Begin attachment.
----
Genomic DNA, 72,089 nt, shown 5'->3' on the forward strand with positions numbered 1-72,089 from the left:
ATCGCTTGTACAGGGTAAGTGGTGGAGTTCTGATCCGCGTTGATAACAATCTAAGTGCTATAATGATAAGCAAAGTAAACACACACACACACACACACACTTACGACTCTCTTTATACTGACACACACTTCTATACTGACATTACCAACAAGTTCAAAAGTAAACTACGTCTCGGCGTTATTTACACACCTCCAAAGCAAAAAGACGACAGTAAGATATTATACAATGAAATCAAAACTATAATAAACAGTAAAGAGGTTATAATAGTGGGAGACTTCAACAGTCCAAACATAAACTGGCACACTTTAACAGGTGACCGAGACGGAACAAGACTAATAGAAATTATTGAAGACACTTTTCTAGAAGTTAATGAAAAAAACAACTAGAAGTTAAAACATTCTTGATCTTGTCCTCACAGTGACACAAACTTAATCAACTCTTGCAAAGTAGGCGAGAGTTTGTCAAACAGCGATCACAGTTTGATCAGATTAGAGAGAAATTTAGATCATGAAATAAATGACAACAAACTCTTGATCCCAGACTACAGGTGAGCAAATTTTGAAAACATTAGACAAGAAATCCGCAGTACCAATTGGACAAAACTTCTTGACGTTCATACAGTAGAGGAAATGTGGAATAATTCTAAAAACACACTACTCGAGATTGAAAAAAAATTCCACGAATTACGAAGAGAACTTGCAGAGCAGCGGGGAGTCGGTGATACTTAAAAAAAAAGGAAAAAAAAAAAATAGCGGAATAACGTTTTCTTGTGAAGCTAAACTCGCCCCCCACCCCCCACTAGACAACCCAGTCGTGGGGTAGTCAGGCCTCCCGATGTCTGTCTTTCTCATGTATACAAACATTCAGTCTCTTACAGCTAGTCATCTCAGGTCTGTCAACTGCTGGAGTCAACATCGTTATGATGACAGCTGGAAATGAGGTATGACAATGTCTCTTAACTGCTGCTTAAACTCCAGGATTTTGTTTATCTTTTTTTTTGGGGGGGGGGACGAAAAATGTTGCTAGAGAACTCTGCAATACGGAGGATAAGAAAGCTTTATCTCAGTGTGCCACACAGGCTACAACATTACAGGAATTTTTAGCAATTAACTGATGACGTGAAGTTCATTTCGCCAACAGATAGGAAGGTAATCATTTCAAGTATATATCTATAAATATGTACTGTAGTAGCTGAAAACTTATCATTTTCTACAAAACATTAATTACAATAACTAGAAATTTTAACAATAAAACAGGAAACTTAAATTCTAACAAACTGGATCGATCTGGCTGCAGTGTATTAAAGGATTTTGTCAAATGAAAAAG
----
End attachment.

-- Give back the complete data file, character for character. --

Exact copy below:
Genomic DNA, 72,089 nt, shown 5'->3' on the forward strand with positions numbered 1-72,089 from the left:
ATCGCTTGTACAGGGTAAGTGGTGGAGTTCTGATCCGCGTTGATAACAATCTAAGTGCTATAATGATAAGCAAAGTAAACACACACACACACACACACACTTACGACTCTCTTTATACTGACACACACTTCTATACTGACATTACCAACAAGTTCAAAAGTAAACTACGTCTCGGCGTTATTTACACACCTCCAAAGCAAAAAGACGACAGTAAGATATTATACAATGAAATCAAAACTATAATAAACAGTAAAGAGGTTATAATAGTGGGAGACTTCAACAGTCCAAACATAAACTGGCACACTTTAACAGGTGACCGAGACGGAACAAGACTAATAGAAATTATTGAAGACACTTTTCTAGAAGTTAATGAAAAAAACAACTAGAAGTTAAAACATTCTTGATCTTGTCCTCACAGTGACACAAACTTAATCAACTCTTGCAAAGTAGGCGAGAGTTTGTCAAACAGCGATCACAGTTTGATCAGATTAGAGAGAAATTTAGATCATGAAATAAATGACAACAAACTCTTGATCCCAGACTACAGGTGAGCAAATTTTGAAAACATTAGACAAGAAATCCGCAGTACCAATTGGACAAAACTTCTTGACGTTCATACAGTAGAGGAAATGTGGAATAATTCTAAAAACACACTACTCGAGATTGAAAAAAAATTCCACGAATTACGAAGAGAACTTGCAGAGCAGCGGGGAGTCGGTGATACTTAAAAAAAAAGGAAAAAAAAAAAATAGCGGAATAACGTTTTCTTGTGAAGCTAAACTCGCCCCCCACCCCCCACTAGACAACCCAGTCGTGGGGTAGTCAGGCCTCCCGATGTCTGTCTTTCTCATGTATACAAACATTCAGTCTCTTACAGCTAGTCATCTCAGGTCTGTCAACTGCTGGAGTCAACATCGTTATGATGACAGCTGGAAATGAGGTATGACAATGTCTCTTAACTGCTGCTTAAACTCCAGGATTTTGTTTATCTTTTTTTTTGGGGGGGGGGACGAAAAATGTTGCTAGAGAACTCTGCAATACGGAGGATAAGAAAGCTTTATCTCAGTGTGCCACACAGGCTACAACATTACAGGAATTTTTAGCAATTAACTGATGACGTGAAGTTCATTTCGCCAACAGATAGGAAGGTAATCATTTCAAGTATATATCTATAAATATGTACTGTAGTAGCTGAAAACTTATCATTTTCTACAAAACATTAATTACAATAACTAGAAATTTTAACAATAAAACAGGAAACTTAAATTCTAACAAACTGGATCGATCTGGCTGCAGTGTATTAAAGGATTTTGTCAAATGAAAAAG